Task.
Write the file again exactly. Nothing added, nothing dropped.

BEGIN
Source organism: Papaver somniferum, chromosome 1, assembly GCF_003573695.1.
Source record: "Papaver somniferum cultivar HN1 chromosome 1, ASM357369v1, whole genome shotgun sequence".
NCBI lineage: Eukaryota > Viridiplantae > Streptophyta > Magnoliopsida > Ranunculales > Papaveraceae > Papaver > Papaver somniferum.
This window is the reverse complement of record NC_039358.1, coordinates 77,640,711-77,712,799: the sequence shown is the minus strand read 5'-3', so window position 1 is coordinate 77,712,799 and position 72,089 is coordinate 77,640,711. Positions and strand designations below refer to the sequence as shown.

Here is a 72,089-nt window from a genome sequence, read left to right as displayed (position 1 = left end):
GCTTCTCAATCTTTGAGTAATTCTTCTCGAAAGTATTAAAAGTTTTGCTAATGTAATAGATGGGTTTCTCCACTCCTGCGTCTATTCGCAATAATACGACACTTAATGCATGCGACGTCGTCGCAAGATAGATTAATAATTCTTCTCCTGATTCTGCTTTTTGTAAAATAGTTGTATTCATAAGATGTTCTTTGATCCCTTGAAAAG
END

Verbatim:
Source organism: Papaver somniferum, chromosome 1, assembly GCF_003573695.1.
Source record: "Papaver somniferum cultivar HN1 chromosome 1, ASM357369v1, whole genome shotgun sequence".
NCBI lineage: Eukaryota > Viridiplantae > Streptophyta > Magnoliopsida > Ranunculales > Papaveraceae > Papaver > Papaver somniferum.
This window is the reverse complement of record NC_039358.1, coordinates 77,640,711-77,712,799: the sequence shown is the minus strand read 5'-3', so window position 1 is coordinate 77,712,799 and position 72,089 is coordinate 77,640,711. Positions and strand designations below refer to the sequence as shown.

Here is a 72,089-nt window from a genome sequence, read left to right as displayed (position 1 = left end):
GCTTCTCAATCTTTGAGTAATTCTTCTCGAAAGTATTAAAAGTTTTGCTAATGTAATAGATGGGTTTCTCCACTCCTGCGTCTATTCGCAATAATACGACACTTAATGCATGCGACGTCGTCGCAAGATAGATTAATAATTCTTCTCCTGATTCTGCTTTTTGTAAAATAGTTGTATTCATAAGATGTTCTTTGATCCCTTGAAAAG